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Nutritional Facts & FAQ

Most Popular Questions
  • How is ‘LaCroix’ pronounced?

    La-CROY. It rhymes with ‘enjoy’.

  • Is LaCroix Gluten-Free and Vegan?

    All flavors of LaCroix are Gluten-Free, Vegan and Kosher! There is no meat, dairy, wheat, or nuts used in the product or production of the product.

  • What do you mean LaCroix is “innocent”?

    LaCroix is innocent or free of sugars, calories, sodium, and artificial ingredients.

  • Is LaCroix Non-GMO?

    LaCroix does not contain any genetically modified organisms (GMO) therefore LaCroix is Non-GMO.

    Grapefruit Reaction to Medication

    The natural grapefruit flavor is derived from pure grapefruit oil. There are no sugars or artificial ingredients contained in, nor added, to these extracted flavors. Always consult a physician regarding concerns with any medications.

  • Seltzer vs. Sparkling

    Seltzer Water is water with carbonation that may or may not contain sweeteners or added flavors, as well as varying amounts of sodium.

    LaCroix Sparkling Water is carbonated water which is sodium free and contains only natural flavors.

  • Sweeteners in LaCroix Water

    There are no sugars, sweeteners, or artificial ingredients contained in, nor added to our waters.

  • How is LaCroix water sourced and filtered?

    LaCroix Sparkling Water is locally sourced at various locations throughout the U.S.. Using a triple-filtration system and bottling its water in-house at its own facilities, LaCroix adheres to strict processes and standards that assure the quality and consistency of the brand. LaCroix water is treated using various processes, including reverse osmosis and deionization, that remove additives and impurities from locally-sourced water.

other questions
  • Where can I buy new Cúrate flavors?

    The new Cúrate flavors (Melón Pomelo, Kiwi Sandía, and Muré Pepino) are now available at Target Stores nationwide, Kroger and Jewel-Osco, with many more to come.

  • Where can I buy NiCola?

    LaCroix NiCola is currently available at various grocery chains in the Chicago area including Mariano’s, Angelo Caputo’s and Jewel-Osco, as well as Whole Foods Market in the Rocky Mountain region (Colorado, Kansas, New Mexico, and Utah).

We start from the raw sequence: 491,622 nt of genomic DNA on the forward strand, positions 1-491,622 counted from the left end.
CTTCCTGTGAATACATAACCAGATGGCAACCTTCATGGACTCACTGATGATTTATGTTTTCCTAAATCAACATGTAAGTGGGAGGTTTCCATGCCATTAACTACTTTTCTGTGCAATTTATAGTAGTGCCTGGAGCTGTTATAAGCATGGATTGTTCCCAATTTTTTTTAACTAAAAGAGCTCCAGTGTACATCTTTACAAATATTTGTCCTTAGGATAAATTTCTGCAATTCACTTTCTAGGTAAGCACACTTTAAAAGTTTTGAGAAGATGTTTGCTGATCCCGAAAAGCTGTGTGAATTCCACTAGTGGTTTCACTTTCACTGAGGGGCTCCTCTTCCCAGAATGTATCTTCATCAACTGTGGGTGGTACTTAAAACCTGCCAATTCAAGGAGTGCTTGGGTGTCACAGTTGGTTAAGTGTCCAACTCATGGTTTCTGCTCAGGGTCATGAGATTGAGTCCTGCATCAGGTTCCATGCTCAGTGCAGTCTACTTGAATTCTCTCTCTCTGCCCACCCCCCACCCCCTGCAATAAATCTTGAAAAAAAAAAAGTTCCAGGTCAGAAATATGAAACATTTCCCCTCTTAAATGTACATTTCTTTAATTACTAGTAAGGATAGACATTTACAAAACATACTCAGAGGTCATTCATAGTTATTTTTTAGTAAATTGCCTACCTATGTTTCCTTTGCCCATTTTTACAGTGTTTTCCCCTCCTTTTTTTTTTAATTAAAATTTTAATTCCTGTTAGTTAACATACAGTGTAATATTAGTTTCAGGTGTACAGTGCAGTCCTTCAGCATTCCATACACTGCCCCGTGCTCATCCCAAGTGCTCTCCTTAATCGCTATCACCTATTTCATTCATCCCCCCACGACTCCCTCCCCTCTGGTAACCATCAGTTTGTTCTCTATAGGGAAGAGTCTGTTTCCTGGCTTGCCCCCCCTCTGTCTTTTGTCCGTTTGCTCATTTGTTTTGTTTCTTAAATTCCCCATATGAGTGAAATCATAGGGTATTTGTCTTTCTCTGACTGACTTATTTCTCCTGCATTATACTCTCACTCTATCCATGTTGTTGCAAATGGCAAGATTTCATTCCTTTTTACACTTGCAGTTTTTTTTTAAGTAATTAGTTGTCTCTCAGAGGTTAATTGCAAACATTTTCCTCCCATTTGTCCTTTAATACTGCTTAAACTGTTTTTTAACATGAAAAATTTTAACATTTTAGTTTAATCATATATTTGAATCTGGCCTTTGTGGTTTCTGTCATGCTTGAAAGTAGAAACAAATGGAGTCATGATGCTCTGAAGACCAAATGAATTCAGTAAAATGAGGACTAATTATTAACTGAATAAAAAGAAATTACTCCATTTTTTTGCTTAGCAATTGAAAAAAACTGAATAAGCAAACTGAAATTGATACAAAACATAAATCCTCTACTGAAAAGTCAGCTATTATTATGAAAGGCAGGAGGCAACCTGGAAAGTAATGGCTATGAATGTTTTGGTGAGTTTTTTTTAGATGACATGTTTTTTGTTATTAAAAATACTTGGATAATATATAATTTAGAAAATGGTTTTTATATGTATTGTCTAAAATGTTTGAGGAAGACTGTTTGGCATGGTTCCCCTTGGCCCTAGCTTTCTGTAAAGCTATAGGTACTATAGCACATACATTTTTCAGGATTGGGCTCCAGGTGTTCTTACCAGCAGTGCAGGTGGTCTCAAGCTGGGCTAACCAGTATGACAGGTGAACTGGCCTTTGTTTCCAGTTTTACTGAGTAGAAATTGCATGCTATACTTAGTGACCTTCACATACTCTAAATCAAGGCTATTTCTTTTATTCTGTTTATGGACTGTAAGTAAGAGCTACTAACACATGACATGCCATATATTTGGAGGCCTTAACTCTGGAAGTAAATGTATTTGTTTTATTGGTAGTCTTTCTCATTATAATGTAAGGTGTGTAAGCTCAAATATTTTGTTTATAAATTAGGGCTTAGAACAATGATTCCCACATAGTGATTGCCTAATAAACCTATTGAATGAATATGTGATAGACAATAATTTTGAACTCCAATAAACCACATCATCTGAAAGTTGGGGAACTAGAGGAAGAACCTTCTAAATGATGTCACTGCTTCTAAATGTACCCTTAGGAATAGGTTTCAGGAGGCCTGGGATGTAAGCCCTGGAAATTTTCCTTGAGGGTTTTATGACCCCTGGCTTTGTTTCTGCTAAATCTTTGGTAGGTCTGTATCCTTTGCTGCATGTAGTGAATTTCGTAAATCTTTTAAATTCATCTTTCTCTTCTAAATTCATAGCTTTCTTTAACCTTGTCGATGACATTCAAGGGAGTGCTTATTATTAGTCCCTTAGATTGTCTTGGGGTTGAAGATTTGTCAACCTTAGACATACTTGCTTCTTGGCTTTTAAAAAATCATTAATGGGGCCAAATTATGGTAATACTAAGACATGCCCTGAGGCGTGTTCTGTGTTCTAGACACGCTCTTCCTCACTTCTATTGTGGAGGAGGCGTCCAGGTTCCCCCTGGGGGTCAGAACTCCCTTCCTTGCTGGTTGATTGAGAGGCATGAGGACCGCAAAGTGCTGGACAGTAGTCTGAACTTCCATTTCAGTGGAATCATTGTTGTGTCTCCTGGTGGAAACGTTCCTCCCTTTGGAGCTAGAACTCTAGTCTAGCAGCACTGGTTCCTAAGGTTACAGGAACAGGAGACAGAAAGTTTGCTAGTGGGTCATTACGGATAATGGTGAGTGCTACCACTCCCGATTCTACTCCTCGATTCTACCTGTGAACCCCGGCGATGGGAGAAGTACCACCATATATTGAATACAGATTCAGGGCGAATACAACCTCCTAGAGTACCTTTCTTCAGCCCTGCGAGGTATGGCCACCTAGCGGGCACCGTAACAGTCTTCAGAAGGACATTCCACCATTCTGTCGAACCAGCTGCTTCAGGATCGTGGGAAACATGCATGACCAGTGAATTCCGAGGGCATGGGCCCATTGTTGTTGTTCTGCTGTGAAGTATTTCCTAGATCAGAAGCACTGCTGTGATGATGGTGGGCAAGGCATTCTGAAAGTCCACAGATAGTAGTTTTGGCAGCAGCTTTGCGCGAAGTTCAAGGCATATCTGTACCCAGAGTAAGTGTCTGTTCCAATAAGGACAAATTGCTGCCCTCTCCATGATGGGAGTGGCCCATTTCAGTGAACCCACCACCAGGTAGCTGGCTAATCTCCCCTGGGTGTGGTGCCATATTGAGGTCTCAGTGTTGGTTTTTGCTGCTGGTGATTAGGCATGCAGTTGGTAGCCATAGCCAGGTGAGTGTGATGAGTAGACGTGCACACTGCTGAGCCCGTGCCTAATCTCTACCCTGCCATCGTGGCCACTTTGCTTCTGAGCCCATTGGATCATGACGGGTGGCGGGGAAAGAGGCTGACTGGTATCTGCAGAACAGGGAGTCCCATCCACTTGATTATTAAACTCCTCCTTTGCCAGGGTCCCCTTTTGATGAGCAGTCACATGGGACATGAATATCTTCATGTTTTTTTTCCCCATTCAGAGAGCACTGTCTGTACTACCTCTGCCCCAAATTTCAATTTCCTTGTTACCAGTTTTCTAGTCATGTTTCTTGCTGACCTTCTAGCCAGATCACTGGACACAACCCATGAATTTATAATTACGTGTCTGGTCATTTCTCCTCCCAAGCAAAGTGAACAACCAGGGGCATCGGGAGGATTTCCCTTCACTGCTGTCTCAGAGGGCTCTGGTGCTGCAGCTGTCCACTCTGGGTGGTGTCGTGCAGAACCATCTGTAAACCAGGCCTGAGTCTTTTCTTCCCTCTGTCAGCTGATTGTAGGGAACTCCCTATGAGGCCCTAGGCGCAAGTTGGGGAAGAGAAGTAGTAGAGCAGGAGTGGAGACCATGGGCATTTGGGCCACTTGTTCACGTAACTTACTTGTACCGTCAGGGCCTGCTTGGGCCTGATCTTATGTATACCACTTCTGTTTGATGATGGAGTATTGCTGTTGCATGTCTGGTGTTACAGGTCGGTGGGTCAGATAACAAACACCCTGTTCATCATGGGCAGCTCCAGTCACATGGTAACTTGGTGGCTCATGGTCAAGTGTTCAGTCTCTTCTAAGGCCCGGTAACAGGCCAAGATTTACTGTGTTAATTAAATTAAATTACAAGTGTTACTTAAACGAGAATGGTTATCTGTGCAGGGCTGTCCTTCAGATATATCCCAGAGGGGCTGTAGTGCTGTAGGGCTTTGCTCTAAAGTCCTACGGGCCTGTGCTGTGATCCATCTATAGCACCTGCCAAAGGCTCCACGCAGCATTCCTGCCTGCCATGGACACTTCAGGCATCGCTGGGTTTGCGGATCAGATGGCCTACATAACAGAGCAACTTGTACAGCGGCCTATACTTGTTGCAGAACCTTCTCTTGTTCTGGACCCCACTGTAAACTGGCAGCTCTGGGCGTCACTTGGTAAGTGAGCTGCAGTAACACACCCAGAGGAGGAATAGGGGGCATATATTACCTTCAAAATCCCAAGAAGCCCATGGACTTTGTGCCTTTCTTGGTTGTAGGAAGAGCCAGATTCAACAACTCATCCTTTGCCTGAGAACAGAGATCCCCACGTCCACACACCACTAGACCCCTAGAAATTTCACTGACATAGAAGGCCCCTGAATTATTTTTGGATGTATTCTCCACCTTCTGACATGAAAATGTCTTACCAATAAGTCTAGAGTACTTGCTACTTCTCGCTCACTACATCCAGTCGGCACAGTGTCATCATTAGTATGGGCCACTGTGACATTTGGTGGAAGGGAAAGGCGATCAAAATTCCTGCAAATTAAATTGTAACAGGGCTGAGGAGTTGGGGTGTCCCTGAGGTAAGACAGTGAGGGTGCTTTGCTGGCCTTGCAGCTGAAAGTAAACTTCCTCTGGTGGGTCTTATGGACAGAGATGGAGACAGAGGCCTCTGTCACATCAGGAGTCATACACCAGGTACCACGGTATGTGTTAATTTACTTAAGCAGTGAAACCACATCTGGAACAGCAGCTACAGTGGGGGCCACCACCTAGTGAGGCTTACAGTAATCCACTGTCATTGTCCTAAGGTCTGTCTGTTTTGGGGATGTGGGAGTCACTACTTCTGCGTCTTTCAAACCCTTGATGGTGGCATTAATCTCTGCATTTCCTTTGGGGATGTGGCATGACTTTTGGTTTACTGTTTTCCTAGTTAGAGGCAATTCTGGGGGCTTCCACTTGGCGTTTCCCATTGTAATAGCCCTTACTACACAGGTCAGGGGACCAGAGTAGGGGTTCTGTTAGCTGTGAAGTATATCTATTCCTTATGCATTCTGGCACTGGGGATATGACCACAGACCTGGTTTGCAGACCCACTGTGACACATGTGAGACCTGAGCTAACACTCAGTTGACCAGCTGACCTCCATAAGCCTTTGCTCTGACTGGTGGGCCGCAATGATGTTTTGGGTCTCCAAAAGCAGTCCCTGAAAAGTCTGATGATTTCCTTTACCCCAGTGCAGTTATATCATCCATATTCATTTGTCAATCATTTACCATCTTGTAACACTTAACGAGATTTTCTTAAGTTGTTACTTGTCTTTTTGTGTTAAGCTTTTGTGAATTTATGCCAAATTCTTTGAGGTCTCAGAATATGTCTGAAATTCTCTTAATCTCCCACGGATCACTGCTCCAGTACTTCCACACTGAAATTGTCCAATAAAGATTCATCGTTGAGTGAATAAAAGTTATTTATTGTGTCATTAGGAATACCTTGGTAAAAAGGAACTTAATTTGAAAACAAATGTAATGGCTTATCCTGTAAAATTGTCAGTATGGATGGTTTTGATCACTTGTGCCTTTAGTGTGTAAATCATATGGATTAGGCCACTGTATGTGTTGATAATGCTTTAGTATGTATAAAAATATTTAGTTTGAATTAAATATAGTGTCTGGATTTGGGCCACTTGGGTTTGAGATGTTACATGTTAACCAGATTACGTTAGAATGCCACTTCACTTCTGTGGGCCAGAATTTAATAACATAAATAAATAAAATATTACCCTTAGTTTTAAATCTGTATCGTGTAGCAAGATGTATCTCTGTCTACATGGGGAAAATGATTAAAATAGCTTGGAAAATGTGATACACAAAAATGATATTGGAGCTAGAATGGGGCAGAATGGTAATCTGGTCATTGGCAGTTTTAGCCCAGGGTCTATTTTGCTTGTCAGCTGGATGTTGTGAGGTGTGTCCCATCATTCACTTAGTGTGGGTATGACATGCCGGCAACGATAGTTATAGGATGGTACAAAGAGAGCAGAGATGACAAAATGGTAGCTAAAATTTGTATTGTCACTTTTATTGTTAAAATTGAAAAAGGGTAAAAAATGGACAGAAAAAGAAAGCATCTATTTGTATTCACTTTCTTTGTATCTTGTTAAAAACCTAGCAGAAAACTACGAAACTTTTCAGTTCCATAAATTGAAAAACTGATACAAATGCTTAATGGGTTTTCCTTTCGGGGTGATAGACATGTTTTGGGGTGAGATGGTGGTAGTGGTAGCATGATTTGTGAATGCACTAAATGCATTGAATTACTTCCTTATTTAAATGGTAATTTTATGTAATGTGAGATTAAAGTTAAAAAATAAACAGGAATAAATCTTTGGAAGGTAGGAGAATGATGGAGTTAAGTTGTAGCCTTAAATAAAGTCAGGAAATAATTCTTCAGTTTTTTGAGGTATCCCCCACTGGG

• Where are LaCroix products manufactured?

    LaCroix is made locally, employing people across the USA. As a domestic brand, LaCroix has a lower carbon footprint than imported sparkling counterparts. Made in the USA, LaCroix asks why import your water?

  • Where does LaCroix water originate?

    LaCroix water is an American brand using water sourced from the USA.

  • What ingredients make up the ‘Natural Essence’ in the LaCroix flavors?

    All LaCroix flavors are derived from the natural essence oils extracted from the named fruit used in each of our LaCroix flavors. There are no sugars or artificial ingredients contained in, nor added to, these extracted flavors.

  • Do LaCroix cans contain BPA or have a coating with BPA in it?

    All LaCroix cans are produced without BPA.

  • Is there Phosphoric Acid in LaCroix?

    We do not add any phosphoric acid. Phosphorus may be present in the source water however those amounts are less than 5 mg per 12 fl. oz. per serving size.

  • Is there naturally occurring citric acid in your Lemon or Lime flavors?

    There are naturally occurring citric acids in many citrus flavors; however the levels in the finished product are extremely low.

  • What is the PH balance of LaCroix waters?

    The pH level of LaCroix varies by flavor and is less acidic than traditional soft drinks, 100% juice and juice drinks, and other typical beverages without the calories! If there are any concerns about your acidity consumption, please consult your physician.

    Dr. Matthew Messina, a dentist and spokesperson for the American Dental Association, told MUNCHIES, a website and digital video channel, that “the health risks of sugarless, naturally carbonated waters like La Croix and Perrier are nowhere near those of sugary sodas, despite their textural similarities. There is no scientific evidence that sparkling waters are any more dangerous or damaging to the teeth than regular water.”